The legal basis of most spine injury lawsuits is negligence. Negligence is the failure to fulfill the accepted duties of care for a certain situation, relationship, or industry. Examples of negligence that could cause a spine injury include distracted driving, a surgical error, or a collapsed scaffold at a construction site. As a plaintiff, it’s your burden to prove the defendant’s negligence. Here’s what you might expect during the ensuing legal process:
- You file an insurance claim. First, you will file an injury claim with the insurance company of the party that caused your accident. This could be a driver, a doctor, a criminal, or an employer. Report your accident and injuries in as much detail as possible, but do not admit fault.
- The insurance company negotiates with you. If the insurance company accepts your claim, you’ll enter into settlement negotiations. Keep in mind that the insurer doesn’t have your best interests in mind here. The insurer wants you to say yes to the lowest offer possible. Retain a lawyer to get the most for your settlement.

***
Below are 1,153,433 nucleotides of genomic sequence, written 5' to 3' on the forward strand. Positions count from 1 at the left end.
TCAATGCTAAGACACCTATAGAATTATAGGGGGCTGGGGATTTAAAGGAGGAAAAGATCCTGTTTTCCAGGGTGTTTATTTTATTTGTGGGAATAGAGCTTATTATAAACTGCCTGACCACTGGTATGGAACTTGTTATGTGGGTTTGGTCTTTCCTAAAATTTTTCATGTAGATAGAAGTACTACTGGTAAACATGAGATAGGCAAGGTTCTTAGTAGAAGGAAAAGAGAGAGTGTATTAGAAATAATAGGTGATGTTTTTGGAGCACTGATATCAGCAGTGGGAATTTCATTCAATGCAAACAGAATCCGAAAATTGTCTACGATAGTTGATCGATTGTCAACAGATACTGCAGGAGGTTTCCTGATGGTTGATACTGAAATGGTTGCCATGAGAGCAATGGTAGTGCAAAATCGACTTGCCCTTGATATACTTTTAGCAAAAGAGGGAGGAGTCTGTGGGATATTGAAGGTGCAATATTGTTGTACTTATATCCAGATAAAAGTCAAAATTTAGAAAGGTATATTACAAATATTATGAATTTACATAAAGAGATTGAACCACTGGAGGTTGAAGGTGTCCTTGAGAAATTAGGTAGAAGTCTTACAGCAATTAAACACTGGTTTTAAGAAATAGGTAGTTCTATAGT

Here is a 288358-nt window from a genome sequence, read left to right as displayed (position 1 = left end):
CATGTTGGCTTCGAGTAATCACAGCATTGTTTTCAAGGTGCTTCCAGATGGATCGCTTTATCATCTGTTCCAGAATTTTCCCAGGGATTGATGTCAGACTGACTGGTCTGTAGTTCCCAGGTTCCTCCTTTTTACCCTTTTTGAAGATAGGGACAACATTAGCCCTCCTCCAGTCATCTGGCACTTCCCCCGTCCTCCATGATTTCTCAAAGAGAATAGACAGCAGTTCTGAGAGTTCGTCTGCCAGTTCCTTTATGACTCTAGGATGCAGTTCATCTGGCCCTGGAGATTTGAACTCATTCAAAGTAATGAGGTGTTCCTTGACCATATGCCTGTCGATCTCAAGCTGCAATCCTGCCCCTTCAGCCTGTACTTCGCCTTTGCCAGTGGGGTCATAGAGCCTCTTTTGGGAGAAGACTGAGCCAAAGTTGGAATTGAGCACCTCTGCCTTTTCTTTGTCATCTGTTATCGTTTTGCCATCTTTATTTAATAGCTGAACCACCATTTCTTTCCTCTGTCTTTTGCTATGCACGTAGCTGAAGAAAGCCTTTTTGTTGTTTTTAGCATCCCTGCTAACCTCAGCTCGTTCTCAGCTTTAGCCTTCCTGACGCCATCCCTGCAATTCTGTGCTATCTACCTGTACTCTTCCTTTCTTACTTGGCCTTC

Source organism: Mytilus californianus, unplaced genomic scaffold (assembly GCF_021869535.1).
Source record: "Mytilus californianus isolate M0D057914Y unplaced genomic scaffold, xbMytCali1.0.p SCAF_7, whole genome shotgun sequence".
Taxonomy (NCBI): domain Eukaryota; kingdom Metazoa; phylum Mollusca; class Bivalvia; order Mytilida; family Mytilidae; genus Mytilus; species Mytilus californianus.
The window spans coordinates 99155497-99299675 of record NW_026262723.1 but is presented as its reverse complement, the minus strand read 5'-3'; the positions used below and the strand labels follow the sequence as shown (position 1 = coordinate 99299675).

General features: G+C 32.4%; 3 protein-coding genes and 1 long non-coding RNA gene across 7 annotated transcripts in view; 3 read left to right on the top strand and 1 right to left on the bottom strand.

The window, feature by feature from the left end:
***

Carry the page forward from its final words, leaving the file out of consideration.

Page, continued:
- You file a personal injury claim. Most personal injury cases can settle without having to go to court. If the insurance company denies or lowballs your claim, however, you might have no choice but to bring a lawsuit. You have two years from the date of your spinal cord injury to file a claim in most cases. File with the civil court in the county either where you live or where the accident happened.
- The defendant responds to your claim. The defendant will have another opportunity to offer a better settlement offer, or else take you and your lawyer on in court. Most defendants want to avoid court, as they will have to pay the legal fees if they lose. A trial can also result in greater compensation for spine injury victims than settlements.